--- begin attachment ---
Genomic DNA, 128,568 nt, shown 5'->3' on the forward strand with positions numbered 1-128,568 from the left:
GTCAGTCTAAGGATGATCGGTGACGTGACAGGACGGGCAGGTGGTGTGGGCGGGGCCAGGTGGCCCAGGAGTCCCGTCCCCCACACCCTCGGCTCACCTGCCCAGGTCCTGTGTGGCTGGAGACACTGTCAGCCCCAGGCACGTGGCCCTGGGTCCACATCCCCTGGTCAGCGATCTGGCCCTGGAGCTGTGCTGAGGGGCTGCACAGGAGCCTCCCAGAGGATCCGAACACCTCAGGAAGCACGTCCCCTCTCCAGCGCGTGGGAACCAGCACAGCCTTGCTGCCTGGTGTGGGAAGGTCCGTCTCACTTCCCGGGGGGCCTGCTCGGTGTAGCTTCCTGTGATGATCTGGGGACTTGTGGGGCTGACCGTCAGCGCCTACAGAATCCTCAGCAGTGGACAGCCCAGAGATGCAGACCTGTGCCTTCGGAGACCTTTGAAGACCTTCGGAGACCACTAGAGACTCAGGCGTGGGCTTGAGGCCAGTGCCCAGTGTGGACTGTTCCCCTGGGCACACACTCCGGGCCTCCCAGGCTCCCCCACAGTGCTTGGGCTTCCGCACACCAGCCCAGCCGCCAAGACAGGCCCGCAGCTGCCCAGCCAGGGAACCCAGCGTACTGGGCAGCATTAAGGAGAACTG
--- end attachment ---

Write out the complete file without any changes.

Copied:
Genomic DNA, 128,568 nt, shown 5'->3' on the forward strand with positions numbered 1-128,568 from the left:
GTCAGTCTAAGGATGATCGGTGACGTGACAGGACGGGCAGGTGGTGTGGGCGGGGCCAGGTGGCCCAGGAGTCCCGTCCCCCACACCCTCGGCTCACCTGCCCAGGTCCTGTGTGGCTGGAGACACTGTCAGCCCCAGGCACGTGGCCCTGGGTCCACATCCCCTGGTCAGCGATCTGGCCCTGGAGCTGTGCTGAGGGGCTGCACAGGAGCCTCCCAGAGGATCCGAACACCTCAGGAAGCACGTCCCCTCTCCAGCGCGTGGGAACCAGCACAGCCTTGCTGCCTGGTGTGGGAAGGTCCGTCTCACTTCCCGGGGGGCCTGCTCGGTGTAGCTTCCTGTGATGATCTGGGGACTTGTGGGGCTGACCGTCAGCGCCTACAGAATCCTCAGCAGTGGACAGCCCAGAGATGCAGACCTGTGCCTTCGGAGACCTTTGAAGACCTTCGGAGACCACTAGAGACTCAGGCGTGGGCTTGAGGCCAGTGCCCAGTGTGGACTGTTCCCCTGGGCACACACTCCGGGCCTCCCAGGCTCCCCCACAGTGCTTGGGCTTCCGCACACCAGCCCAGCCGCCAAGACAGGCCCGCAGCTGCCCAGCCAGGGAACCCAGCGTACTGGGCAGCATTAAGGAGAACTG